Atherosclerosis

Atherosclerosis is a pattern of the disease arteriosclerosis[8] in which the wall of the artery develops abnormalities, called lesions. These lesions may lead to narrowing due to the buildup of atheromatous plaque.[9] At onset there are usually no symptoms, but if they develop, symptoms generally begin around middle age.[1] When severe, it can result in coronary artery disease, stroke, peripheral artery disease, or kidney problems, depending on which arteries are affected.[1]

Atherosclerosis
Other namesArteriosclerotic vascular disease (ASVD)
The progression of atherosclerosis (narrowing exaggerated)
SpecialtyCardiology, angiology
SymptomsNone[1]
ComplicationsCoronary artery disease, stroke, peripheral artery disease, kidney problems[1]
Usual onsetYouth (worsens with age)[2]
CausesUnknown[1]
Risk factorsHigh blood pressure, diabetes, smoking, obesity, family history, unhealthy diet (notably trans fat), chronic Vitamin C deficiency[3][4]
PreventionHealthy diet, exercise, not smoking, maintaining a normal weight[5]
MedicationStatins, blood pressure medication, aspirin[6]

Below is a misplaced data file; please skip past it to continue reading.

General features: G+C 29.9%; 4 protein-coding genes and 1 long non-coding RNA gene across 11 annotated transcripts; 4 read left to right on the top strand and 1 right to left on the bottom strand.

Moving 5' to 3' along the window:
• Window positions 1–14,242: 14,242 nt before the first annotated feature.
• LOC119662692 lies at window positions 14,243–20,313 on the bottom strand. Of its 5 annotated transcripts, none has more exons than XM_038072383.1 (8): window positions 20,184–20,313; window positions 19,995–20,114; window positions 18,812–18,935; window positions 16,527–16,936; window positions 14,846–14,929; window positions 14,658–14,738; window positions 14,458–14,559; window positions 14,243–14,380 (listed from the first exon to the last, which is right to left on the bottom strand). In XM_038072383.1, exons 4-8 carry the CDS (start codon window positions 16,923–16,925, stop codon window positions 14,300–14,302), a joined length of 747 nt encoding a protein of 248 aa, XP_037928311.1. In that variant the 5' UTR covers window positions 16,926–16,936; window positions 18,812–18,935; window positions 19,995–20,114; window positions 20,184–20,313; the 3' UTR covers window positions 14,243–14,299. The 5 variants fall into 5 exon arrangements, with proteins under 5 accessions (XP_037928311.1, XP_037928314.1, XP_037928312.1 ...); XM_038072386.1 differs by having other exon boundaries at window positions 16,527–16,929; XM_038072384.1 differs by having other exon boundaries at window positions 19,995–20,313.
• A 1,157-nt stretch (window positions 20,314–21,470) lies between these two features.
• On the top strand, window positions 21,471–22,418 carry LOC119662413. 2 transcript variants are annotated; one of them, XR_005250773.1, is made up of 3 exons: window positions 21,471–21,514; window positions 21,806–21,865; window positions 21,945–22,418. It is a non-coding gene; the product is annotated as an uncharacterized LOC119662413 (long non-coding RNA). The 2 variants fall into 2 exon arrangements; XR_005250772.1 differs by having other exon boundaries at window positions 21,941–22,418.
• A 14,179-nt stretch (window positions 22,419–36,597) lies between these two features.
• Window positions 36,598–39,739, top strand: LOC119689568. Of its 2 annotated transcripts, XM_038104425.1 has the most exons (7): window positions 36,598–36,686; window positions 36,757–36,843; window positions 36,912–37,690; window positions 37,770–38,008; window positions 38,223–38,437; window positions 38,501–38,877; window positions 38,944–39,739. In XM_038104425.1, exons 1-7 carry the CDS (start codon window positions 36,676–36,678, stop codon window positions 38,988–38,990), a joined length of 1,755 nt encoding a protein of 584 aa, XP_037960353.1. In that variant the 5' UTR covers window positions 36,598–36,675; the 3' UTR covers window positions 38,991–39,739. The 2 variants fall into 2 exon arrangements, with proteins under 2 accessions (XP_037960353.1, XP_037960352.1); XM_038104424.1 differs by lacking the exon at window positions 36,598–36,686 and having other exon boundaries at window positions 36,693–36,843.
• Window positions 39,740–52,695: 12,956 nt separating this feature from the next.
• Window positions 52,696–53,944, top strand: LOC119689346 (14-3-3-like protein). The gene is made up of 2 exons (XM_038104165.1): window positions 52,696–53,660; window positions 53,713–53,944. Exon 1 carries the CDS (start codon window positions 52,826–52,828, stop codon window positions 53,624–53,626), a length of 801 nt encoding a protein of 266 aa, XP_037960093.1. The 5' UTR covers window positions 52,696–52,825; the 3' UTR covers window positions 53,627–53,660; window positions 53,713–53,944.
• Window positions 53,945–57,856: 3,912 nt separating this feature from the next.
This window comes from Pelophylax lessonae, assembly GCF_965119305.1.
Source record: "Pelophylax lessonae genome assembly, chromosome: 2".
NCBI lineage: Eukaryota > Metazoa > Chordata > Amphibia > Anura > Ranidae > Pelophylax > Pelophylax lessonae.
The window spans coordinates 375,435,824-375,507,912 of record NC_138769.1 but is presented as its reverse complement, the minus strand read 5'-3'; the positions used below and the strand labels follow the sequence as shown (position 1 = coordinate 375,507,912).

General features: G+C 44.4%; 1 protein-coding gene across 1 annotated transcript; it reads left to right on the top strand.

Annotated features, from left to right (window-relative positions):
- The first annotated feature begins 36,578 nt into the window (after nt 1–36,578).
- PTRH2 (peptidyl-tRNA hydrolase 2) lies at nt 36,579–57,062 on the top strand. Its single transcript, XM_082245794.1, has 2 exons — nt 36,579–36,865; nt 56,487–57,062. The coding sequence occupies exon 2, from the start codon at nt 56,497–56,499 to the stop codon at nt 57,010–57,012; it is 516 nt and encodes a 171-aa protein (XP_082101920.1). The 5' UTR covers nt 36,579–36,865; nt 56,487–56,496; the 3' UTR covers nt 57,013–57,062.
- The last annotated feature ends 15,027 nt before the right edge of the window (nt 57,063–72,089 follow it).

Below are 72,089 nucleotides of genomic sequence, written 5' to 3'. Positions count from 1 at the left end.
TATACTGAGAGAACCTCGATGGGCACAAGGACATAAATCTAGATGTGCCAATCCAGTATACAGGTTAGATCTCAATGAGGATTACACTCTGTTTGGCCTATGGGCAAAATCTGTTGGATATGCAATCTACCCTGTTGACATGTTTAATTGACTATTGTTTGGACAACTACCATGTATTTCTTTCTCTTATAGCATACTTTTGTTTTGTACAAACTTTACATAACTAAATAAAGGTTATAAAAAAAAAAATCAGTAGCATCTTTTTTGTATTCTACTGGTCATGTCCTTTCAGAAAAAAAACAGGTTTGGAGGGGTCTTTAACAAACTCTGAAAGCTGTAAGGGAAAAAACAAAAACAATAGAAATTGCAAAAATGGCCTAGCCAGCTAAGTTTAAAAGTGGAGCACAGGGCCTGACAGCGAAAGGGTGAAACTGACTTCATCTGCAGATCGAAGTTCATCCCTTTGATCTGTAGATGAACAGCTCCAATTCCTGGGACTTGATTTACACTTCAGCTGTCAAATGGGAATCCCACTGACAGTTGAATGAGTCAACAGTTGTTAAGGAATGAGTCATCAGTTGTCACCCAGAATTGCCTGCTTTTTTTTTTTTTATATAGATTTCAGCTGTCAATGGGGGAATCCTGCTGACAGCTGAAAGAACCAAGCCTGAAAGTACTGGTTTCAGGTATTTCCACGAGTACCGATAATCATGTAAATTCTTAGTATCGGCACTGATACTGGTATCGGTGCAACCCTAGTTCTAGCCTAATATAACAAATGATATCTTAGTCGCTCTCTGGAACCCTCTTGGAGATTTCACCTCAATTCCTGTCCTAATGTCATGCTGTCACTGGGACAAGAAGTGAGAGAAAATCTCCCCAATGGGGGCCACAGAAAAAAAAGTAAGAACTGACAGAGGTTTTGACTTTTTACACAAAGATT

Frequency≈100% (>65 years old)[7]

The exact cause is not known and is proposed to be multifactorial.[1] Risk factors include abnormal cholesterol levels, elevated levels of inflammatory markers,[10] high blood pressure, diabetes, smoking, obesity, family history, genetic, and an unhealthy diet.[4] Plaque is made up of fat, cholesterol, calcium, and other substances found in the blood.[9] The narrowing of arteries limits the flow of oxygen-rich blood to parts of the body.[9] Diagnosis is based upon a physical exam, electrocardiogram, and exercise stress test, among others.[11]

Prevention is generally by eating a healthy diet, exercising, not smoking, and maintaining a normal weight.[5] Treatment of established disease may include medications to lower cholesterol such as statins, blood pressure medication, or medications that decrease clotting, such as aspirin.[6] A number of procedures may also be carried out such as percutaneous coronary intervention, coronary artery bypass graft, or carotid endarterectomy.[6]

Atherosclerosis generally starts when a person is young and worsens with age.[2] Almost all people are affected to some degree by the age of 65.[7] It is the number one cause of death and disability in the developed world.[12] Though it was first described in 1575,[13] there is evidence that the condition occurred in people more than 5,000 years ago.[13]


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